There is a famous quote that reads, “It is not the strongest of the species that survives, nor the most intelligent that survives. It is the one that is most adaptable to change.”
Whether it’s Blockbuster video getting bankrupted by Netflix or Myspace being blown out of the water by Facebook, the modern business world is fast moving and ruthless. Progress waits for no one, and football is no different.
A quick glance at the English Football pyramid presents a graveyard of once successful football clubs who believed they were ‘bigger than their current division™.’ Meanwhile traditionally small clubs like Bournemouth, Hull City and recently promoted Brighton thrive.
It’s not just chairmen and chief executives who are feeling the pinch; as an analyst, it’s an equally daunting time. Barely a week goes by when I don’t have some form of interaction with a fellow analyst, which leads to a guessing game about what the next few years will look like for us in this industry.
Every week there seems to be a new Twitter account dedicated to football analytics. Almost daily I receive emails from analytics startups who have developed a new groundbreaking algorithm for something or other, and universities are full of prodigious 18-21 year olds who can seemingly do it all at a young age.
Then, a few weeks back I saw this Tweet from Mark Cuban and, to be very frank, shit my pants a little bit:
This is the owner of an NBA team learning some complex stuff which that is of critical importance to the future of sports analytics. When the boss of the team knows how to do your job, you better be ready to do it better or you will be out of work.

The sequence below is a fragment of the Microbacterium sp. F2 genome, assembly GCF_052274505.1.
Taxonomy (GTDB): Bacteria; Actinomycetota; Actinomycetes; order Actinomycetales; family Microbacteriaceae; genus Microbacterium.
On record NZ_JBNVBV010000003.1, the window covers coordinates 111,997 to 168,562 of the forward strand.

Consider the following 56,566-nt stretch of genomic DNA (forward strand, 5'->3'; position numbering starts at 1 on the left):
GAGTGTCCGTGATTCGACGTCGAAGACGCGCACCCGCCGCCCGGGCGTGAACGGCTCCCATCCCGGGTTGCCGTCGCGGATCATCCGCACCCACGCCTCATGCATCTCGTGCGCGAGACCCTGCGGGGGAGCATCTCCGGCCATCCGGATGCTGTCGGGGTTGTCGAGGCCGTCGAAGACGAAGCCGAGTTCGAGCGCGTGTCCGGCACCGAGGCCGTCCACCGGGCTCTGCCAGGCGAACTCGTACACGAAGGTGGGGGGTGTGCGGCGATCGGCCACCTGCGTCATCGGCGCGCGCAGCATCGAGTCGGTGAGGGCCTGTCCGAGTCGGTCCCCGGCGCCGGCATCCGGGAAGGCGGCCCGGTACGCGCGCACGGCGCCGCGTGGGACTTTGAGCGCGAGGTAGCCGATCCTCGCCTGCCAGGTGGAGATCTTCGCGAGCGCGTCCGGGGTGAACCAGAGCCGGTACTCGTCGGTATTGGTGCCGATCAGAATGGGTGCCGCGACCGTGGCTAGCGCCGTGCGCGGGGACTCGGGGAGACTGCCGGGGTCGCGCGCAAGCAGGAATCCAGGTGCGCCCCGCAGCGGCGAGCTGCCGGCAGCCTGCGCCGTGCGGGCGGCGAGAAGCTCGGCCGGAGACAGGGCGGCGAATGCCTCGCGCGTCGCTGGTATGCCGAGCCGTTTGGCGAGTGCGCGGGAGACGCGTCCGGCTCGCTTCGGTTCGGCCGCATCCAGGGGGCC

Please don’t mistake this for alarmism; this is truly an exciting development. As owners in sports are more and more likely to be tech and data analytics savvy, they will inevitably invest more in the field, both financially and emotionally.
If I wrote out my skill set when I started this job, the list would probably be one tenth the size it is now. As an analyst, you either adapt or die, it’s that simple. That means learning new technical skills as well as social skills. Either way, if you don’t change, the football industry will not wait for you, and you’ll be “looking for new opportunities” soon enough.
It’s not just owners who are changing either. So are sports scientists, scouts and coaches. The modern football coach is more technically proficient than ever before. They can download video, make clips for themselves and their players, and generally survive at a reasonable level.
When it comes to video, I find myself getting called on less and less. This is in sharp contrast to when I first started, when I would be required by coaching to do anything remotely‘technical’, whether fixing the Apple TV to solving email issues to editing a highlight tape for a player. Today, I find myself exclusively consulted on far more difficult matters. This is both a blessing, and a worrying sign that I may not be able to keep up with advancements in the field.